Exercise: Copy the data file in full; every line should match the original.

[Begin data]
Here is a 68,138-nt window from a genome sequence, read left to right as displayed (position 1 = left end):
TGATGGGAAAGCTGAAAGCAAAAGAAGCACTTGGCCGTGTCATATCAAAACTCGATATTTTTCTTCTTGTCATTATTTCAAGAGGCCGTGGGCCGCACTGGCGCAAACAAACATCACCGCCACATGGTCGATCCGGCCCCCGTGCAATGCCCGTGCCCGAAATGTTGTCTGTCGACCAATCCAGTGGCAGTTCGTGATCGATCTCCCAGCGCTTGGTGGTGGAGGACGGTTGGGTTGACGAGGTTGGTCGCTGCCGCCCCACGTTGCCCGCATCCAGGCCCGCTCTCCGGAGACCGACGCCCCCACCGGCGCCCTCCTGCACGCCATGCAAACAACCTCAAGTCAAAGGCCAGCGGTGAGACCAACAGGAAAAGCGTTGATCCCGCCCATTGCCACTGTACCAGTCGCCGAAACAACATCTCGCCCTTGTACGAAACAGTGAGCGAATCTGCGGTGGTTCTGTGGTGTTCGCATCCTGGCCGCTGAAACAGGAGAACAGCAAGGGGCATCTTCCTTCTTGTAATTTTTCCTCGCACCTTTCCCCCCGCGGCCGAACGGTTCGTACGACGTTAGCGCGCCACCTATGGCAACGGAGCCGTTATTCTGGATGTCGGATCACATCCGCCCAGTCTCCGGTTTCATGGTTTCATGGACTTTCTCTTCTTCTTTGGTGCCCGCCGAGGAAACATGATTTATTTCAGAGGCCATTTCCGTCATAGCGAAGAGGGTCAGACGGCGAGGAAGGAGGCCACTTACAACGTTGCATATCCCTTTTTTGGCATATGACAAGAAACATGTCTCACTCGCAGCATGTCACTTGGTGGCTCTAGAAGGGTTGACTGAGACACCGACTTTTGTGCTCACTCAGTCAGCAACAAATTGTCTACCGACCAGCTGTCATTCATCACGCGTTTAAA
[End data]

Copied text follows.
Here is a 68,138-nt window from a genome sequence, read left to right as displayed (position 1 = left end):
TGATGGGAAAGCTGAAAGCAAAAGAAGCACTTGGCCGTGTCATATCAAAACTCGATATTTTTCTTCTTGTCATTATTTCAAGAGGCCGTGGGCCGCACTGGCGCAAACAAACATCACCGCCACATGGTCGATCCGGCCCCCGTGCAATGCCCGTGCCCGAAATGTTGTCTGTCGACCAATCCAGTGGCAGTTCGTGATCGATCTCCCAGCGCTTGGTGGTGGAGGACGGTTGGGTTGACGAGGTTGGTCGCTGCCGCCCCACGTTGCCCGCATCCAGGCCCGCTCTCCGGAGACCGACGCCCCCACCGGCGCCCTCCTGCACGCCATGCAAACAACCTCAAGTCAAAGGCCAGCGGTGAGACCAACAGGAAAAGCGTTGATCCCGCCCATTGCCACTGTACCAGTCGCCGAAACAACATCTCGCCCTTGTACGAAACAGTGAGCGAATCTGCGGTGGTTCTGTGGTGTTCGCATCCTGGCCGCTGAAACAGGAGAACAGCAAGGGGCATCTTCCTTCTTGTAATTTTTCCTCGCACCTTTCCCCCCGCGGCCGAACGGTTCGTACGACGTTAGCGCGCCACCTATGGCAACGGAGCCGTTATTCTGGATGTCGGATCACATCCGCCCAGTCTCCGGTTTCATGGTTTCATGGACTTTCTCTTCTTCTTTGGTGCCCGCCGAGGAAACATGATTTATTTCAGAGGCCATTTCCGTCATAGCGAAGAGGGTCAGACGGCGAGGAAGGAGGCCACTTACAACGTTGCATATCCCTTTTTTGGCATATGACAAGAAACATGTCTCACTCGCAGCATGTCACTTGGTGGCTCTAGAAGGGTTGACTGAGACACCGACTTTTGTGCTCACTCAGTCAGCAACAAATTGTCTACCGACCAGCTGTCATTCATCACGCGTTTAAA